Spurred on by a recent weekend full of hot-tub induced dehydration, beer, and lack of sleep, some friends of mine discovered an interesting (I think, I at least) capability of the command line computer interface. Prepare to be really geeked-out.
As I wrote briefly about last year, on the Linux command line, you can pass the output of one program into another by joining them together with | (the “pipe” character). For example, if you entered whois actsofvolition.com | gedit, it would take the output of the whois lookup for that domain name and open it in gedit, a text editor.
It occurred to one of us, in our sleep-deprived state, that you might be able to pipe the output of the random number generator into an audio player, and hear random noise. So, we tried this:
cat /dev/urandom | aplay
Let me explain: cat is a program to output the contents of a file. The /dev/urandom is a random number generator for linux. aplay is a simple sound player. So here, we are taking random data and asking an audio player to play it. It worked! It sounds like white noise. Here’s a short MP3 sample: random.mp3 (run out my headphone jack and and back into my line-in, since I could figure out how to record the audio directly to disk.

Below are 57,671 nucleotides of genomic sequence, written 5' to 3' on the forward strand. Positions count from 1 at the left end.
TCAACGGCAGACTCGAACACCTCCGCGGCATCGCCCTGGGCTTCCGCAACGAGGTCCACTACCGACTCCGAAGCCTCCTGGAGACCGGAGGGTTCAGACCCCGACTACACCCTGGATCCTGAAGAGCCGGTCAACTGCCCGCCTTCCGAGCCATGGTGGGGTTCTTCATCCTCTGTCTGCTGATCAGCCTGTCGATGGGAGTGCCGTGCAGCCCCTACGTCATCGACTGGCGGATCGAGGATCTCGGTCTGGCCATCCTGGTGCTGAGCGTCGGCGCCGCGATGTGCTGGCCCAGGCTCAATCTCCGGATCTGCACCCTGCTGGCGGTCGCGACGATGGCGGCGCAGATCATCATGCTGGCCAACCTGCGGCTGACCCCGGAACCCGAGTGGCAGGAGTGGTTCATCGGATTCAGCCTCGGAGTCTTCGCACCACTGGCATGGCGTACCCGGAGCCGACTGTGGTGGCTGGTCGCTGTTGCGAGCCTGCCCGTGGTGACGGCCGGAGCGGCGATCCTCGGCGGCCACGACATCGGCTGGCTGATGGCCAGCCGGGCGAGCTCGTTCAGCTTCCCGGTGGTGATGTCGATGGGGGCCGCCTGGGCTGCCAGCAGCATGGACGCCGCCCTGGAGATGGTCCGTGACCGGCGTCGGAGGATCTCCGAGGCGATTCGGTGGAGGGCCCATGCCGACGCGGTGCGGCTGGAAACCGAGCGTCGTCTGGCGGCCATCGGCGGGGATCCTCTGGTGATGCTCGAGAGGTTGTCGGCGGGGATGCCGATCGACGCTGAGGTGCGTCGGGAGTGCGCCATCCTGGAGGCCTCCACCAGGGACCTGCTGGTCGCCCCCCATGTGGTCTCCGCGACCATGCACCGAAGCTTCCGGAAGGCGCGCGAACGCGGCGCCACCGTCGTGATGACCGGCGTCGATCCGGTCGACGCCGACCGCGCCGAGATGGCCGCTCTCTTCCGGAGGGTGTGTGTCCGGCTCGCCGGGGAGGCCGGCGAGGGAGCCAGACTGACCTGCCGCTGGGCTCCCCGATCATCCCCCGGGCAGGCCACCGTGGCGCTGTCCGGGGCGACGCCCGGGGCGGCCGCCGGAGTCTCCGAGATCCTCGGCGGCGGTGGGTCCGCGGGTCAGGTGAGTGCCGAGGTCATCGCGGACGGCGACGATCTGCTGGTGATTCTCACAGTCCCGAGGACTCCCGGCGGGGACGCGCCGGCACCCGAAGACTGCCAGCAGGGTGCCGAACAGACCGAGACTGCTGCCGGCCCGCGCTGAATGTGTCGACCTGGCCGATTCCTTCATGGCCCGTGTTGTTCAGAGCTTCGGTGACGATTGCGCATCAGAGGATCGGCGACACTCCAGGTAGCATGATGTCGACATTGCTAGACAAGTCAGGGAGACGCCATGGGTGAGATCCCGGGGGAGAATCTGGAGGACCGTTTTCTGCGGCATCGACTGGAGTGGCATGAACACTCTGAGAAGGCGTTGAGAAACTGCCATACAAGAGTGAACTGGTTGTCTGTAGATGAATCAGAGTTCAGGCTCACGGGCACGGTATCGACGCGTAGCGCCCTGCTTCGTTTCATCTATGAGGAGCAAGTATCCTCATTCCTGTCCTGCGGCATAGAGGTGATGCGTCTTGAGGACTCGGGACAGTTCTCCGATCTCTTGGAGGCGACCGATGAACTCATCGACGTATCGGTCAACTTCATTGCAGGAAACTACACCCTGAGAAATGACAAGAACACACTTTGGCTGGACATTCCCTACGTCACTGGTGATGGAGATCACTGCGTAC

Hearing Your Hard-Drive
So, the next logical step (again, very little sleep) was to try sending in some non-random data. So we tried:
ls -R / | aplay
The ls command displays the contents of the current director. The extra options tell it to start at the root of your hard-drive (/) and go recursively into all sub-folders (-R). It basically lists out the file and folder names on your entire hard drive.
This sounded more like the bleeps and squawks of a modem making a dial-up connection (remember picking up another phone when someone was dialed-up to the internet?). Here’s an MP3 sample: filesanddirs.mp3.
The Digital Anthem
Finally, we wanted to hear what some more structured data sounded like. Images and photos in compressed file formats like PNG and JPEG sound pretty much like random noise, due to the compression. However, un-compressed image files, like BMP (bitmap) files are very simple and structured.
So, I grabbed simple bitmap image of the American flag (usa.bmp) and the results are pretty cool. It sounds like digital hardcore.
cat usa.bmp | aplay
Here’s the MP3 of the American flag bitmap file: usa.mp3.